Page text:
The RSIS Centre for Non-Traditional Security (NTS) Studies' Blog

Direct Cash Transfers: Why They Remain Essential in Indonesia’s Fuel Subsidy Cuts

Posted in Energy and Human Security by NTSblog on July 17, 2013

The Indonesian government has recently cut fuel subsidies and raised fuel prices. Similar to the 2005 and 2008 fuel price hikes, the government provided unconditional direct cash transfers to poor households with the aim of helping them cope with the impacts of such price increases.

The recent decision to deploy the IDR 9.33 trillion (SGD 1.18 billion) worth of temporary direct cash transfers (BLSM) was controversial. Oppositions discern vested political interests as such disbursements inevitably heighten popular support for the ruling party. Such measures are also perceived to nurture hand-out mentalities and increase dependencies instead of empowering poor people to get out of poverty definitively. Questionable survey methods, lack of accuracy in identifying beneficiaries, protests and chaotic incidents during disbursement in some areas, and irresponsible use of the money given are among other criticisms directed towards this initiative.

While all these concerns are not baseless, the elimination of direct cash transfers in the face of fuel price increase is unthinkable. Despite some irregularities, the 2005 and 2008 direct cash transfers (BLTs) have set a precedent for subsequent social protection programs aimed at cushioning the impacts of fuel price rise. In March 2007, although possible statistical errors were acknowledged, the percentage of poor households was successfully stunted at 16.58% from a previous estimated rise to 22%. Contrary to the belief that the recipients would spend their money on cigarettes or alcohol, a large majority of them turned out to use the extra cash to buy rice. There was also lack of evidence that pointed to complacency and reduced labour force participation. In general, the distributed cash had resulted in stronger purchasing power and benefited the poor to meeting their daily needs.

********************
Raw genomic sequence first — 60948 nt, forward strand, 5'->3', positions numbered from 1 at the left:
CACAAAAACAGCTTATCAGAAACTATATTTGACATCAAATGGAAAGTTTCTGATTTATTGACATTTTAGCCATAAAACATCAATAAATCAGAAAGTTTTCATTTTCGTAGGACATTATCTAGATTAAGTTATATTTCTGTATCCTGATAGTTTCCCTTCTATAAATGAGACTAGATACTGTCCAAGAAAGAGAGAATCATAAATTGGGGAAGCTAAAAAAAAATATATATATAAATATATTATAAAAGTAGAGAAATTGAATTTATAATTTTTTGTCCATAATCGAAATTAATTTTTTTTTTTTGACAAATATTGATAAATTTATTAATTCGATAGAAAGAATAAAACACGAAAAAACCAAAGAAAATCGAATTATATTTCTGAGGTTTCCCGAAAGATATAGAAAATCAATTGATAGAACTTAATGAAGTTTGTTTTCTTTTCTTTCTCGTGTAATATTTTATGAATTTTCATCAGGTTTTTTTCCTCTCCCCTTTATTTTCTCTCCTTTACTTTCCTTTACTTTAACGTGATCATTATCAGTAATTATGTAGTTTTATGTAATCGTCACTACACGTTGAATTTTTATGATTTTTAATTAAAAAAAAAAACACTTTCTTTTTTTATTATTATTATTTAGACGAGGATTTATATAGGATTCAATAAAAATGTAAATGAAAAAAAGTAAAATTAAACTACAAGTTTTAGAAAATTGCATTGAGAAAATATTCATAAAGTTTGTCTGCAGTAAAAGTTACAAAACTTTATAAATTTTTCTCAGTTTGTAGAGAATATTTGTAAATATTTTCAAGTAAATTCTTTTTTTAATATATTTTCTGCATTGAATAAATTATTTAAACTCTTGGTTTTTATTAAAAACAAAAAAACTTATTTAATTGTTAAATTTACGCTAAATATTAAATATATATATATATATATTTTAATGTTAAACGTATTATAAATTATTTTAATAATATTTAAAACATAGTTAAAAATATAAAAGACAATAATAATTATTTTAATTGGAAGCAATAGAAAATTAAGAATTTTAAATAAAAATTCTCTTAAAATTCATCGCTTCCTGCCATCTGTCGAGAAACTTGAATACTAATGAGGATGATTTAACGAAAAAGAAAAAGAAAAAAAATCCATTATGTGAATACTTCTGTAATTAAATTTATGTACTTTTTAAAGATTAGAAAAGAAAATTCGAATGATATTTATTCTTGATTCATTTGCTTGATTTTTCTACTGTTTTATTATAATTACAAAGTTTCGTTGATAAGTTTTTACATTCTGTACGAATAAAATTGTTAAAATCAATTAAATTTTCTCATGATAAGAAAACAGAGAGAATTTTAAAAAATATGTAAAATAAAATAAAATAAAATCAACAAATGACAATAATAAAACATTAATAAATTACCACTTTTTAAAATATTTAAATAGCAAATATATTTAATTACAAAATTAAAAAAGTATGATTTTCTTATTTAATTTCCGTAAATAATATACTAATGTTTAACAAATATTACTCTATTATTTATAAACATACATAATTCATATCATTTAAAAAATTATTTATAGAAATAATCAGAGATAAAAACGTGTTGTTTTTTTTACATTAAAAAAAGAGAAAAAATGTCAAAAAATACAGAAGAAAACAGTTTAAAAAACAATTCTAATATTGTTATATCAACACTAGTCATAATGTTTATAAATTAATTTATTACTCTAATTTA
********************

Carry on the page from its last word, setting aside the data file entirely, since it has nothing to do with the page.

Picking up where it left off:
The current disbursement of BLSMs is clearly modelled after the success of previous cash transfers. In comparison to medium to long-term social protection programs, such as job creation through funding for small to medium enterprises (SMEs), direct cash transfer is indeed very effective in mitigating the immediate sting of fuel price rises. Its winning advantage lies in its ability to temporarily curb swelling economic and social grievances while other measures are being taken to control the damage resulting from price changes. The 4-month disbursement period is drawn based on confidence that impacts of inflation would become insignificant in the fourth month. To date, it has successfully averted widespread protests, riots, and other destabilising occurrences.

In this light, it is apparent that direct cash transfers are indispensable in minimising aversion to price reforms. Admittedly, there is a wide room for improvements in terms of logistics and implementation. As far as the purpose is concerned, however, oppositions attempting to problematise these measures and label them as politically-charged initiatives would likely find their efforts futile. Fuel subsidies may further be reduced in the future and the expectation for extra cash would hold among poor households. What is critical therefore is in ensuring that such cash transfer programs are crafted within a wider long-term poverty eradication strategy and improvements are pursued to attain maximum impact.

This blog post has been written by Margareth Sembiring. She is a Research Analyst at the Centre for Non–Traditional Security (NTS) Studies in the S. Rajaratnam School of International Studies (RSIS).


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